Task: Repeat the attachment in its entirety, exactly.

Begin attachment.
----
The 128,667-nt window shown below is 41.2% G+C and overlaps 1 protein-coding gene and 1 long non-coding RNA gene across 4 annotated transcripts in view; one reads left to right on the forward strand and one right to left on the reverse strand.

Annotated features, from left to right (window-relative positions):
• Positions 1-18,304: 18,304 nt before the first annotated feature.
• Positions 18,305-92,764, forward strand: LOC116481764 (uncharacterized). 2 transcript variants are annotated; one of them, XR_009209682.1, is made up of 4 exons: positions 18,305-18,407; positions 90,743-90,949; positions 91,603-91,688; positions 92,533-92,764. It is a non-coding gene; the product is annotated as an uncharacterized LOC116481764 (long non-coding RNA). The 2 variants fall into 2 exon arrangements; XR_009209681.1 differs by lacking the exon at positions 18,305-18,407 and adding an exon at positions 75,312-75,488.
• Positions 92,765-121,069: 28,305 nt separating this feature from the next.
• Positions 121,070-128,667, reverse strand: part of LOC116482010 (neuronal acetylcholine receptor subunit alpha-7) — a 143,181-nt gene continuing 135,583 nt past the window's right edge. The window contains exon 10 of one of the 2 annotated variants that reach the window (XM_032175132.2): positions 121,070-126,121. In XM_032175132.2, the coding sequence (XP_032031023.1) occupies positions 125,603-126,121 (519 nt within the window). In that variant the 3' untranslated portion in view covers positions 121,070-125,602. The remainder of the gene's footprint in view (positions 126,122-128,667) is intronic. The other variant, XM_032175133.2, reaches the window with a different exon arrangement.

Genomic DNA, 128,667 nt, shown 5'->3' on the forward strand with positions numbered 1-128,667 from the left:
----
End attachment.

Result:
The 128,667-nt window shown below is 41.2% G+C and overlaps 1 protein-coding gene and 1 long non-coding RNA gene across 4 annotated transcripts in view; one reads left to right on the forward strand and one right to left on the reverse strand.

Annotated features, from left to right (window-relative positions):
• Positions 1-18,304: 18,304 nt before the first annotated feature.
• Positions 18,305-92,764, forward strand: LOC116481764 (uncharacterized). 2 transcript variants are annotated; one of them, XR_009209682.1, is made up of 4 exons: positions 18,305-18,407; positions 90,743-90,949; positions 91,603-91,688; positions 92,533-92,764. It is a non-coding gene; the product is annotated as an uncharacterized LOC116481764 (long non-coding RNA). The 2 variants fall into 2 exon arrangements; XR_009209681.1 differs by lacking the exon at positions 18,305-18,407 and adding an exon at positions 75,312-75,488.
• Positions 92,765-121,069: 28,305 nt separating this feature from the next.
• Positions 121,070-128,667, reverse strand: part of LOC116482010 (neuronal acetylcholine receptor subunit alpha-7) — a 143,181-nt gene continuing 135,583 nt past the window's right edge. The window contains exon 10 of one of the 2 annotated variants that reach the window (XM_032175132.2): positions 121,070-126,121. In XM_032175132.2, the coding sequence (XP_032031023.1) occupies positions 125,603-126,121 (519 nt within the window). In that variant the 3' untranslated portion in view covers positions 121,070-125,602. The remainder of the gene's footprint in view (positions 126,122-128,667) is intronic. The other variant, XM_032175133.2, reaches the window with a different exon arrangement.

Genomic DNA, 128,667 nt, shown 5'->3' on the forward strand with positions numbered 1-128,667 from the left: